Netanyahu Defends Ministerial Price Tag

YERUSHALAYIM -
netanyahu unity government
Israeli Prime Minister Binyamin Netanyahu during a swearing-in ceremony of his new unity government at the Knesset, Sunday. (Adina Valman/Knesset Spokesperson’s Office/Handout via Reuters)

After the swearing-in of the new government on Sunday, Israeli Prime Minister Binyamin Netanyahu‏‏ defended the record 34-minister cabinet as a bargain, considering the alternative.

“This cost is much lower than the 2 billion [shekels] that another election would have cost,” he told Army Radio.

The newly-installed Defense Minister and Vice Prime Minister Benny Gantz agreed, telling the first cabinet meeting: “I believe the alternative [a fourth round of elections] would have made Israel a chaotic place, in terms of its social [fabric], and an economic catastrophe.”

“We face a health crisis with economic repercussions… and we haven’t really started feeling it. It will come,” said Gantz.

Referring to the Likud-Blue and White partnership, he noted that, “Working together, in my view, will be challenging.”

PM Netanyahu thanked him and said: “And now, to work.”

Opposition MKs have denounced what they see as a bloated government at a time when so many Israelis are out of work and many businesses are struggling to survive.

The annual cost to the taxpayer of a minister is NIS 6.5 million, including NIS 3.5m. on wages for the minister and his bureau; NIS 1.7m. for security; NIS 600,000 for property expenditure, including bureau rent, municipal taxes and bills; NIS 500,000 on operational expenses; and NIS 217,000 on vehicle expenditure, according to official estimates.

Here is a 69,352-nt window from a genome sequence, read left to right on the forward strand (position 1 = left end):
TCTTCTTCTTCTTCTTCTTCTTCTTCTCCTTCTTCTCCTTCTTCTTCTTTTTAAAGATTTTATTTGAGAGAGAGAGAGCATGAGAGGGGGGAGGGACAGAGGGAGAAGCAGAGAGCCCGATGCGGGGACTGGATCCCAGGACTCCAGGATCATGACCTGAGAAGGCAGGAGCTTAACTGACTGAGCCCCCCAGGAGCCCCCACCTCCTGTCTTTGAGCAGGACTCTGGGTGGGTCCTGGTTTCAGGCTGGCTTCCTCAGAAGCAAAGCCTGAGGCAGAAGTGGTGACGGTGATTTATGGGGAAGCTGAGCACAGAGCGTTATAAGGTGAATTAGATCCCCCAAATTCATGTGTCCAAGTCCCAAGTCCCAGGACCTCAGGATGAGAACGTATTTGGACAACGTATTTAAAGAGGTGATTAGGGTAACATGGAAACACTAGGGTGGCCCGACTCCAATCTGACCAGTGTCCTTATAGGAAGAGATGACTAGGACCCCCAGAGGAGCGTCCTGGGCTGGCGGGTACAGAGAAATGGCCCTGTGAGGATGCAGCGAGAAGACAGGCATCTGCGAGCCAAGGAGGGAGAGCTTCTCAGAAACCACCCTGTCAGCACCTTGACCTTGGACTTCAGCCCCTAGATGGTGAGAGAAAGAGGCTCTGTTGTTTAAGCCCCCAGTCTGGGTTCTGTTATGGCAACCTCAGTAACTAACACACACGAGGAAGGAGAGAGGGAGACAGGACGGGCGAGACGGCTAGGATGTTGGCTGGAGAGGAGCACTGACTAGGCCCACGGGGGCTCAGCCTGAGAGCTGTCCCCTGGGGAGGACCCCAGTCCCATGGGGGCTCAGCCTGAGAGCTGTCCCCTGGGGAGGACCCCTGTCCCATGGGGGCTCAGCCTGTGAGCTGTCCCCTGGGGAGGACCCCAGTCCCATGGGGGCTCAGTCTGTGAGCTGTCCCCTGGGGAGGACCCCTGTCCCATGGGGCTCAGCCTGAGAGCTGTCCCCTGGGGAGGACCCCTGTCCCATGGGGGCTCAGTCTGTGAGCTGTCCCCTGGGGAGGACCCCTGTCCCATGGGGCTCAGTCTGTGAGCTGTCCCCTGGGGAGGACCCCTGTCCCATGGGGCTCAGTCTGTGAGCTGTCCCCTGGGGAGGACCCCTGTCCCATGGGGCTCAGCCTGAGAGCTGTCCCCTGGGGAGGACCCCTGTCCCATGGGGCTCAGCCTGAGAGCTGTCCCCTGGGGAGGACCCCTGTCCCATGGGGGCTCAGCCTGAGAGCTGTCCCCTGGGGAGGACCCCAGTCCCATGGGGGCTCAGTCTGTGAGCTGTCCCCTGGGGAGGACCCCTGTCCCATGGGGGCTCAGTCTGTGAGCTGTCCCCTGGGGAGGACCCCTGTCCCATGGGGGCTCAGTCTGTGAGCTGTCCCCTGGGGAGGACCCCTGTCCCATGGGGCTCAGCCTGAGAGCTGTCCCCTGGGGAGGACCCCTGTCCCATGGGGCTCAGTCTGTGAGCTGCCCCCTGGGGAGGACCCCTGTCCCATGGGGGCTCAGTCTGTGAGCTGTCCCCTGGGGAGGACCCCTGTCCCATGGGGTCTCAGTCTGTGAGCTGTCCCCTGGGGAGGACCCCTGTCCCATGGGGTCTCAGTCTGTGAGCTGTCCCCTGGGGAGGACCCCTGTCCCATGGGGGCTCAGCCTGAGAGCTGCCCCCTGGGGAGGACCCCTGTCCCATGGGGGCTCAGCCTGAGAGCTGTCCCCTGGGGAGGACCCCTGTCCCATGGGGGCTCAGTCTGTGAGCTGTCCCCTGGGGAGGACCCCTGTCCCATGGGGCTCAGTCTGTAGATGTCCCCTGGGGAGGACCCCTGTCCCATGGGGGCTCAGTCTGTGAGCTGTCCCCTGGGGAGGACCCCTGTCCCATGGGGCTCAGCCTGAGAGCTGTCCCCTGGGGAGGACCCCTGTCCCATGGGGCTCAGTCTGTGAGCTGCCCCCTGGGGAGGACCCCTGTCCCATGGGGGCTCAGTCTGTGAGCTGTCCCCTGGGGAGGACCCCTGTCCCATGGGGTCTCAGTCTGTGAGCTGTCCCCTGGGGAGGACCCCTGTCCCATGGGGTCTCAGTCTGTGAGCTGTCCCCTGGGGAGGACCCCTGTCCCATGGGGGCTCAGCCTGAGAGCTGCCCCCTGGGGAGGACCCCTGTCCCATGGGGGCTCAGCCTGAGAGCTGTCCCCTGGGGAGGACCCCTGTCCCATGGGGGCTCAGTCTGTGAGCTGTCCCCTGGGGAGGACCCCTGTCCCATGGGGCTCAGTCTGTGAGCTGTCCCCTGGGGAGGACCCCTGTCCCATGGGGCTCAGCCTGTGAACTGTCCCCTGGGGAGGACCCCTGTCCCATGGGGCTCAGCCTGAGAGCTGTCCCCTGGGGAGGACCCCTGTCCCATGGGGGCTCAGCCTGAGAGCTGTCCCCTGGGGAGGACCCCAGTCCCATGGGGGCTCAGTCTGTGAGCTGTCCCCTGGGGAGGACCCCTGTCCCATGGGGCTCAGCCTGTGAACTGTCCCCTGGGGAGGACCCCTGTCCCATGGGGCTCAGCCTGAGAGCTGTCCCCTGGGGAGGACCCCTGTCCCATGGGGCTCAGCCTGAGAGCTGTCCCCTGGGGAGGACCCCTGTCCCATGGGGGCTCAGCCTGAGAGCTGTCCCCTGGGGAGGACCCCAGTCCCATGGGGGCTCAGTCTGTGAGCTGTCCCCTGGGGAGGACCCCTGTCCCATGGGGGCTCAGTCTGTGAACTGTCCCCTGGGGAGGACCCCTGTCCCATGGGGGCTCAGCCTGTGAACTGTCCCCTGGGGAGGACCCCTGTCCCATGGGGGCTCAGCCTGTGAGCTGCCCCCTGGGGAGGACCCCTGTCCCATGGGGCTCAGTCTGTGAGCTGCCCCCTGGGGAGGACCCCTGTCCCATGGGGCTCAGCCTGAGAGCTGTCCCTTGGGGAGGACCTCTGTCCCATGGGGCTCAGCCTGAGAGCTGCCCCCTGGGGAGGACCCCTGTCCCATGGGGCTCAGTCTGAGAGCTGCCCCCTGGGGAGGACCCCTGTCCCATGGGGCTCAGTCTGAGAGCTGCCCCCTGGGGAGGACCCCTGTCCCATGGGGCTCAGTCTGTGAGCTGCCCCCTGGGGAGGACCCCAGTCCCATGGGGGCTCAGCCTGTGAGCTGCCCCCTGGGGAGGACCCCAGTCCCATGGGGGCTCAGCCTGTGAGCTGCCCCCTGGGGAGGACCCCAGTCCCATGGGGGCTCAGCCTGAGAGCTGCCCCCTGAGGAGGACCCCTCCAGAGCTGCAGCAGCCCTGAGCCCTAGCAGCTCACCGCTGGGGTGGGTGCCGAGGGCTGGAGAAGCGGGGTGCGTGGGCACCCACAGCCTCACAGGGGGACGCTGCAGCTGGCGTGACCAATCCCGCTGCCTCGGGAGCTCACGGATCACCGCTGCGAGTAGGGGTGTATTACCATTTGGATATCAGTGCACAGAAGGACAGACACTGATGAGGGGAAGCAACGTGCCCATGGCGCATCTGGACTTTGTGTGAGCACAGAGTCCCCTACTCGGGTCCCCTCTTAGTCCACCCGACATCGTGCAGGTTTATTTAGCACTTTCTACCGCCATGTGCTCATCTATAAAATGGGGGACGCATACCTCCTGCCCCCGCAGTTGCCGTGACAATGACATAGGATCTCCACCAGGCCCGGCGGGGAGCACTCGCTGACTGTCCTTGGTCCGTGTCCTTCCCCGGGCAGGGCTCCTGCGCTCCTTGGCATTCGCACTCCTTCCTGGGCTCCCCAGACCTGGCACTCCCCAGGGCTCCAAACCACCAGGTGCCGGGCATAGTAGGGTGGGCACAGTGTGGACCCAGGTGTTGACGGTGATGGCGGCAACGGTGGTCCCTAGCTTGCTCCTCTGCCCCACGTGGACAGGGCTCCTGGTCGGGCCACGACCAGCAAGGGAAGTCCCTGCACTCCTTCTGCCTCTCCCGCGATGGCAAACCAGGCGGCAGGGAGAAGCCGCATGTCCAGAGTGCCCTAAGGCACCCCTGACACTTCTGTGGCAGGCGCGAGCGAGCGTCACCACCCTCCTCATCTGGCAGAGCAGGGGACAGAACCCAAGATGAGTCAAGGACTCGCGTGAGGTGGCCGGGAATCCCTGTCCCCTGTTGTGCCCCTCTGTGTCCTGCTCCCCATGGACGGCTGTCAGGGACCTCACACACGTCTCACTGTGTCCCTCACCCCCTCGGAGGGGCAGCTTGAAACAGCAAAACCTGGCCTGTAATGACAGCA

The outgoing caretaker government, which had 23 ministers and four deputies (this one will have 34 and 7), cost approximately NIS 159.5m. annually.

The new government will cost about NIS 238.5m., or an annual increase of NIS 79m.

During his address to the Knesset on Sunday, Netanyahu said the government would cost an additional NIS 85m.

Later, on Sunday evening, Channel 12 reported that Likud MK Nir Barkat turned down an offer from Netanyahu to head a ministry for intelligence, cyber and technology, or higher education.

The former mayor of Yerushalayim refused the offer because it was merely invented to provide for senior Likud members who felt entitled to ministerial posts. Barkat had been talked about as a leading candidate for Finance Minister, but in the end that went to Yisrael Katz.

“I won’t take a portfolio that will harm the government’s work and waste public funds during the coronavirus [pandemic],” he reportedly told the PM.

Barkat asked for the Education or Energy Ministries, but was turned down.

The Intelligence Ministry went to Likud’s Eli Cohen, while Zeev Elkin got charge of Higher Education.


Updated Sunday, May 17, 2020 at 3:53 pm barkat